As you no doubt recall, information regarding last month’s Great Equifax Hack has uncovered negligence by data megabroker Equifax which led to the preventable theft of 145 million credit bureau accounts.
Equifax then waited six weeks before telling anyone about the theft, giving the Internet bad guys a six-week advantage before U.S. consumers were warned they might need to protect themselves.
The stolen information included names, addresses, birthdays and, the most dangerous of all, Social Security numbers. Much of the stolen loot also included driver’s license numbers, 209,000 credit card numbers and 182,000 additional documents containing “personally identifying information.”
If your information has been stolen and used by Internet crooks, they can use it to masquerade as you, obtaining home mortgages and loans in your name, as well as bank accounts and new credit cards. They can even get a bogus driver’s license based on your information and, if ever given a speeding ticket, it’s you that will carry the blame. Using your personal information, they can file with the IRS to steal your tax refund, and have your Social Security checks deposited in “your” new bank account, which they control. All this can lead to personal and financial ruin.
In my column dated 9-17-17, titled “Take action, the Equifax hack may be ‘the big one,'” I outlined steps to protect oneself from this personal data catastrophe, including freezing accounts at all four U.S. credit bureaus (not to be confused with a credit “alert” or “lock”) and signing up for free credit monitoring.
There’s more to do, though, if you really want to be thorough in dealing with the Equifax hack. Did you know that, not only are credit report files being kept on you at four different credit bureaus, a “consumer disclosure file” is also being kept on you at three different “consumer reporting” agencies?
Consumer Reports Senior Editor Jeff Blyskall, on Sept. 19, suggests you should round out your Equifax hack protections by getting your free annual consumer reports from Chexsystems (www.chexsystems.com), Certegy (www.askcertegy.com) and TeleCheck (www.firstdata.com/telecheck). The idea is to learn if bogus checks are being written in your name using your stolen driver’s license number. You are entitled to a free copy of your consumer report every 12 months.
Benefits from private healthcare insurance, as well as Medicare and Medicaid, also need to be protected. Information stolen in the Equifax hack could be used by a crook to pay for their own treatment and prescriptions. Make sure you have current copies of all medical records so you know exactly who’s doing what, and when. Monitor this information frequently for changes regarding providers you don’t know or healthcare you never received. Online “patient portals” can be a handy way to do this, but make sure you use a clean, secure computer and a strong password.
There are even more files being kept on you that you should get copies of. Once known as the “Medical Information Bureau,” MIB Group keeps countless files on Americans and “alerts” health and life insurance companies of “errors, omissions or misrepresentations made on insurance applications.” In other words, they provide your personal, private data to total strangers, without your permission, and that data is then used to determine if you are worthy of receiving insurance, and how much it will cost. Be sure to visit www.mib.com and get your once-a-year-for-free “Consumer File.” Be sure to request your “file,” not your “report;” they’re different.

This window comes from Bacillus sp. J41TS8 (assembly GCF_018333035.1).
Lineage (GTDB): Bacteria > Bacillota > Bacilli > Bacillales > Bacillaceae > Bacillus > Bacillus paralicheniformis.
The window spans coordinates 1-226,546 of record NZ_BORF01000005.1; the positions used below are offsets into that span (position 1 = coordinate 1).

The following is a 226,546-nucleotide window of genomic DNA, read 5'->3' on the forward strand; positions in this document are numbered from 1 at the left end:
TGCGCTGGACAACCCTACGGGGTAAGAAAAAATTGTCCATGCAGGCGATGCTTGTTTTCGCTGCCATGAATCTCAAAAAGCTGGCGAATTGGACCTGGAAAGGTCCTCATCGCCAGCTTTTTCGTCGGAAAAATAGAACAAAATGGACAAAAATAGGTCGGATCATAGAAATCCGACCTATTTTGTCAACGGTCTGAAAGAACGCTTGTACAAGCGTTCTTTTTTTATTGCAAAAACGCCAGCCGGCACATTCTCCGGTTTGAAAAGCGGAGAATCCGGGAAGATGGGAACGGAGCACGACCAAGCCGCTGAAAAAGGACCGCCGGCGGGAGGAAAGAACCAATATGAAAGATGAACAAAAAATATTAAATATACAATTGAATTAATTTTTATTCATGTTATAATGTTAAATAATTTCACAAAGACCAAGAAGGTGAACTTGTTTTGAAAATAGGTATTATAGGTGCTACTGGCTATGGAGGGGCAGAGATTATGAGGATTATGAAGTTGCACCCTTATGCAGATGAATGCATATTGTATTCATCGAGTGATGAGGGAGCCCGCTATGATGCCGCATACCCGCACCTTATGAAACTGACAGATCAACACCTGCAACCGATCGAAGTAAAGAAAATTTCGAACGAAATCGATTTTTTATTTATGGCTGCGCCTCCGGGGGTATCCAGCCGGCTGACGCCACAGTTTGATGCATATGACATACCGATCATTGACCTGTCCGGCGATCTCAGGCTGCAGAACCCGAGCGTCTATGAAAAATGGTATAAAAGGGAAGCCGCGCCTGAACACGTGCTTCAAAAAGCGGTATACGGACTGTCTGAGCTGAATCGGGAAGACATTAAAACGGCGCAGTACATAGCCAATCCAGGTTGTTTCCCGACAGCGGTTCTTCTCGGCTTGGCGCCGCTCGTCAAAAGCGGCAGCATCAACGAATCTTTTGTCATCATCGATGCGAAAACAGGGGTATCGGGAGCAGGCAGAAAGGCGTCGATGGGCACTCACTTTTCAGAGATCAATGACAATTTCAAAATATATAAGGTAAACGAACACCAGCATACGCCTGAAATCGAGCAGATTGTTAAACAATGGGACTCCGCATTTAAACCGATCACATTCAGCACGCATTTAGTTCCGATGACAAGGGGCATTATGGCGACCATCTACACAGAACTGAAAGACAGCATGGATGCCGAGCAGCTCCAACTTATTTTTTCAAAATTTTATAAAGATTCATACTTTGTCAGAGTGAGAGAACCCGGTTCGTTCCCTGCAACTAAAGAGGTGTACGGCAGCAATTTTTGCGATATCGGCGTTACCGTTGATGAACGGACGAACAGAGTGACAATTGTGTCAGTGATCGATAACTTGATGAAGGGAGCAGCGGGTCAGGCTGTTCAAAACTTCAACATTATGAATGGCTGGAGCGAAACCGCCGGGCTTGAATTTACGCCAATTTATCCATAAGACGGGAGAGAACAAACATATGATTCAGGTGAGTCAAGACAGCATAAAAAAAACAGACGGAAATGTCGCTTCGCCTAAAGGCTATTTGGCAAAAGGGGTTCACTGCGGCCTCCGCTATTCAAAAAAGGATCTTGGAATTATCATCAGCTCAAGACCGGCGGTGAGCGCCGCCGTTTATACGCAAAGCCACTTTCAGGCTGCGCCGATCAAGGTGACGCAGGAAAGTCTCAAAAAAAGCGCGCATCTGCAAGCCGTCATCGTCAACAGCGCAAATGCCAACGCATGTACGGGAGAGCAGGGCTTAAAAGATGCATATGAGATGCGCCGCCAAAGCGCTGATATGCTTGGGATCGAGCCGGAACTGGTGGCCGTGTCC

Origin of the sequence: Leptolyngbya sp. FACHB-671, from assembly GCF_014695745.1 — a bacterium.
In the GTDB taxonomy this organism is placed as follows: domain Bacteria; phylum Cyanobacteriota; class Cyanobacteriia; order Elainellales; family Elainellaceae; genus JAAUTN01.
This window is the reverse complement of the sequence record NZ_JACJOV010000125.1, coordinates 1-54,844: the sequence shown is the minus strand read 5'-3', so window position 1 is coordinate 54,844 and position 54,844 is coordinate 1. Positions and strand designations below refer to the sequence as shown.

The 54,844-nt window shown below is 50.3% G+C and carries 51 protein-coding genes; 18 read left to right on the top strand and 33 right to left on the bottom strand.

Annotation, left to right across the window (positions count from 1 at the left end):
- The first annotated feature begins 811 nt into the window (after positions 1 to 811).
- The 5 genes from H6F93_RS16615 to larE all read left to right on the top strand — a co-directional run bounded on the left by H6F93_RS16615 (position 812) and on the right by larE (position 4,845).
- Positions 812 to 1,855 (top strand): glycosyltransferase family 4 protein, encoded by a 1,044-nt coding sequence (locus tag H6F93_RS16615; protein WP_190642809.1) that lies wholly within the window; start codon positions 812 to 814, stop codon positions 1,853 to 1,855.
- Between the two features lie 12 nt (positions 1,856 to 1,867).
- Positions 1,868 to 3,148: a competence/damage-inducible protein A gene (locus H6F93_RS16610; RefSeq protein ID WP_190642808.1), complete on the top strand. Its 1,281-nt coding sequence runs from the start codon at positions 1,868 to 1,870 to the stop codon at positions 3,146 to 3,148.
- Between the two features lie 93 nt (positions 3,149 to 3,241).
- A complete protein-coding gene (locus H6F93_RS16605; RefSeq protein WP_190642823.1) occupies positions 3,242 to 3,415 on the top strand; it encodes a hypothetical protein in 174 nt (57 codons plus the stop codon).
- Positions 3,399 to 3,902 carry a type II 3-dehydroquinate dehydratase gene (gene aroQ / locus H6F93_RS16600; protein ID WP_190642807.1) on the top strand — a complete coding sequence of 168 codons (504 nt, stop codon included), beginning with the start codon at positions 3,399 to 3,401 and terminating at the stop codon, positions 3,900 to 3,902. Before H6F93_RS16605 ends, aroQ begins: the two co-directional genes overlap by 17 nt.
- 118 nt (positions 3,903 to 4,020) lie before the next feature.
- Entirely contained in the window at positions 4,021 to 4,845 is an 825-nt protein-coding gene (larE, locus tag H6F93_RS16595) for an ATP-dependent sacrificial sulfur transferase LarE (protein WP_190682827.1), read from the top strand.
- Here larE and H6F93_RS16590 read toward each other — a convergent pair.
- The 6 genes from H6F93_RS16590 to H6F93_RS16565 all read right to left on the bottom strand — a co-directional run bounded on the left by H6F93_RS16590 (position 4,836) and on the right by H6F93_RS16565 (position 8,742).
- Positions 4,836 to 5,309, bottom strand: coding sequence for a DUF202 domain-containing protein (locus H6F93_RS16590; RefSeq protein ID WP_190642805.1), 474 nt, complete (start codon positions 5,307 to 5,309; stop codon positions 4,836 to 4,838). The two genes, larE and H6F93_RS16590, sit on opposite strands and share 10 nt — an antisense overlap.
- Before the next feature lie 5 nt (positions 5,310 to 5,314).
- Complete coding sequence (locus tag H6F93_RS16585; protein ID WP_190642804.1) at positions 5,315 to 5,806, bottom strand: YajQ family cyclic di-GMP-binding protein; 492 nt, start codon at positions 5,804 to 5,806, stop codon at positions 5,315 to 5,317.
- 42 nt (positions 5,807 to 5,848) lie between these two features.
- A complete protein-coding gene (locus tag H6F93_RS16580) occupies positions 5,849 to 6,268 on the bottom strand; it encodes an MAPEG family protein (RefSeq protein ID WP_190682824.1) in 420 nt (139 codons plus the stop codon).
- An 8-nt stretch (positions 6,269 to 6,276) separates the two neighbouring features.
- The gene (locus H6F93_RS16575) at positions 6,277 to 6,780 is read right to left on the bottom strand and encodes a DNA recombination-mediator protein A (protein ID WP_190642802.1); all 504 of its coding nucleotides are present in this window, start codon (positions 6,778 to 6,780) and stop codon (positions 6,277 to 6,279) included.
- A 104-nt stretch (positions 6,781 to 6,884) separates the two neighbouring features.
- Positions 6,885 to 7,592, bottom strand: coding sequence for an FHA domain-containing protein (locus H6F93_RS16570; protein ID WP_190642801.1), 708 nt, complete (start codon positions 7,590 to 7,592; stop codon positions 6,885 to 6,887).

Consumer Reports also recommends visiting www.rxhistories.com and getting a copy of your Milliman IntelliScript file. What, you may ask, is a Milliman IntelliScript file? Why, it’s a file containing your prescription history.
If you use insurance to pay for prescriptions, you have a file going back years that lists everything about those prescriptions. Knowingly or unknowingly, you gave permission to create this file as part of the list of things you agreed to when you originally signed up for insurance. These files, and the “risk assessments” they generate, are used by insurance companies to decide whether or not they will pay for drugs your doctor may prescribe. For your purposes, they can also be used to learn if a crook is using your insurance to pay for his prescriptions.
I would also call databrokers ExamOne/Quest Diagnostics at 1-844-225-8047 and get a copy of your prescription history file. Give them the name of your health insurance provider to see what they have. ExamOne specializes in collecting prescriptions and lab test results and running that data through custom computer programs to “predict” what ailments you might have. This information is then given to insurers so they may “gather deeper insights into (an) applicant’s potential mortality risk.”
The Federal Trade Commission suggests you should also contact your insurance companies and healthcare providers to request the “accounting of disclosures” for your medical records. The accounting is a record of who got copies of your records from the provider. The law allows you to order one free copy of the accounting from each of your medical providers every 12 months.
With Social Security numbers stolen in the Equifax hack, crooks can file fake tax returns under your name and receive fraudulent refunds. This is a huge problem at the IRS, with many thousands of bogus returns already filed this year, and many millions of dollars lost.
Many tax experts recommend even if don’t officially qualify for one, you should request an Identity Protection PIN by filing Form 14039 with the IRS. No matter the outcome, additional monitoring will usually be added to your account as a result. You should also regularly monitor your IRS account information using their online portal.